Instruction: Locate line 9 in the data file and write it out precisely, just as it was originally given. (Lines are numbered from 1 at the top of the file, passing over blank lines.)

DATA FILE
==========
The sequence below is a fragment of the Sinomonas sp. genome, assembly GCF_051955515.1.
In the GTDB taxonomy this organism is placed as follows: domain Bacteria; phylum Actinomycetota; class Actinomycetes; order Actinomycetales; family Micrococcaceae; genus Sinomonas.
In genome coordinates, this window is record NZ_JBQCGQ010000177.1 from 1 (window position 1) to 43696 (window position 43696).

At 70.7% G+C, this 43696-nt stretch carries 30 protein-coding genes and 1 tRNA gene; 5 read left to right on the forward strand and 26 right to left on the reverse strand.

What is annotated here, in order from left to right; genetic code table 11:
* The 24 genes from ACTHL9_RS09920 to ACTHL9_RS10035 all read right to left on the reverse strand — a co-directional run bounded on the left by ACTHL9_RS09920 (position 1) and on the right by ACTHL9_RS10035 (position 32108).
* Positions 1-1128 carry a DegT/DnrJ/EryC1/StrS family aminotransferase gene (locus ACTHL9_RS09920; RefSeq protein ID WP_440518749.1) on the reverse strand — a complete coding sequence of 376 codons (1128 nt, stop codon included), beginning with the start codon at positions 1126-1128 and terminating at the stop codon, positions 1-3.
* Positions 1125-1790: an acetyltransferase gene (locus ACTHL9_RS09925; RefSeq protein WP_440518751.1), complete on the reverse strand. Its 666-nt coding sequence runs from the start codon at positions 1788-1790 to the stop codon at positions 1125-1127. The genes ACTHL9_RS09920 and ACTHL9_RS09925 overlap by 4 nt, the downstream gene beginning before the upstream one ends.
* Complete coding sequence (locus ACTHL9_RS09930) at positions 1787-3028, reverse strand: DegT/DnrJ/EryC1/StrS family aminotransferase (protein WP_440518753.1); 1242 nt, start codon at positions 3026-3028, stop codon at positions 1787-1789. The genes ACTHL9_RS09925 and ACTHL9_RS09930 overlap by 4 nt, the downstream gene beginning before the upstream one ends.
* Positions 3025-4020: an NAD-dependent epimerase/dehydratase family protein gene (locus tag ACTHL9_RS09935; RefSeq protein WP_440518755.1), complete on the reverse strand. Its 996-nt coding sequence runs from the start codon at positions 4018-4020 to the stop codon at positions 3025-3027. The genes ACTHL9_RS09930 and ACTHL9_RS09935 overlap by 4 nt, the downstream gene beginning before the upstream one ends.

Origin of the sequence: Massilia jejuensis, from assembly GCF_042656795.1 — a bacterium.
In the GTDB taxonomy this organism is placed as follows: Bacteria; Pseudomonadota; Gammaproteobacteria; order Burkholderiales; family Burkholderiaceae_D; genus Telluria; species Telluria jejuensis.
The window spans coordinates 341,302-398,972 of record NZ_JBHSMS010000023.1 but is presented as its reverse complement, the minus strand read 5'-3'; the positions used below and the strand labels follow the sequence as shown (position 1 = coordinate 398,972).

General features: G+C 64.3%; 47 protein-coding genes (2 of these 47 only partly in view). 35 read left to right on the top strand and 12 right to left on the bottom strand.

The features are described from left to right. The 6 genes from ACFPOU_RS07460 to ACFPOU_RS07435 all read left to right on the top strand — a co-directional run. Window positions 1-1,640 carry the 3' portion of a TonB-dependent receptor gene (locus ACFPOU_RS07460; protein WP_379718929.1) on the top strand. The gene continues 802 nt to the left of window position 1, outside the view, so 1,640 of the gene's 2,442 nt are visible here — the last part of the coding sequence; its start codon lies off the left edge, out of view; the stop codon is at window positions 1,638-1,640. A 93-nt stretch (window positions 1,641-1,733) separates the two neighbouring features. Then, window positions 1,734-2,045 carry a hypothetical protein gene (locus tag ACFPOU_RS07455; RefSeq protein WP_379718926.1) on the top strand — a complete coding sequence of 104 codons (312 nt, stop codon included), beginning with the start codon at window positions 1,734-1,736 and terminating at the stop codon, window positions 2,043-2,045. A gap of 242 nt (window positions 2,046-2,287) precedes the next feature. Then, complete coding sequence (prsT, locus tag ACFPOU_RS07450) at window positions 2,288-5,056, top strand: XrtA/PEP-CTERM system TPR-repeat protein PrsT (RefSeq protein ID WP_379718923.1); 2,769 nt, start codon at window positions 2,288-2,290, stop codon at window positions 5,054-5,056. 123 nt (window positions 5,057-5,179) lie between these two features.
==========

* Complete coding sequence (locus ACTHL9_RS09930) at positions 1787-3028, reverse strand: DegT/DnrJ/EryC1/StrS family aminotransferase (protein WP_440518753.1); 1242 nt, start codon at positions 3026-3028, stop codon at positions 1787-1789. The genes ACTHL9_RS09925 and ACTHL9_RS09930 overlap by 4 nt, the downstream gene beginning before the upstream one ends.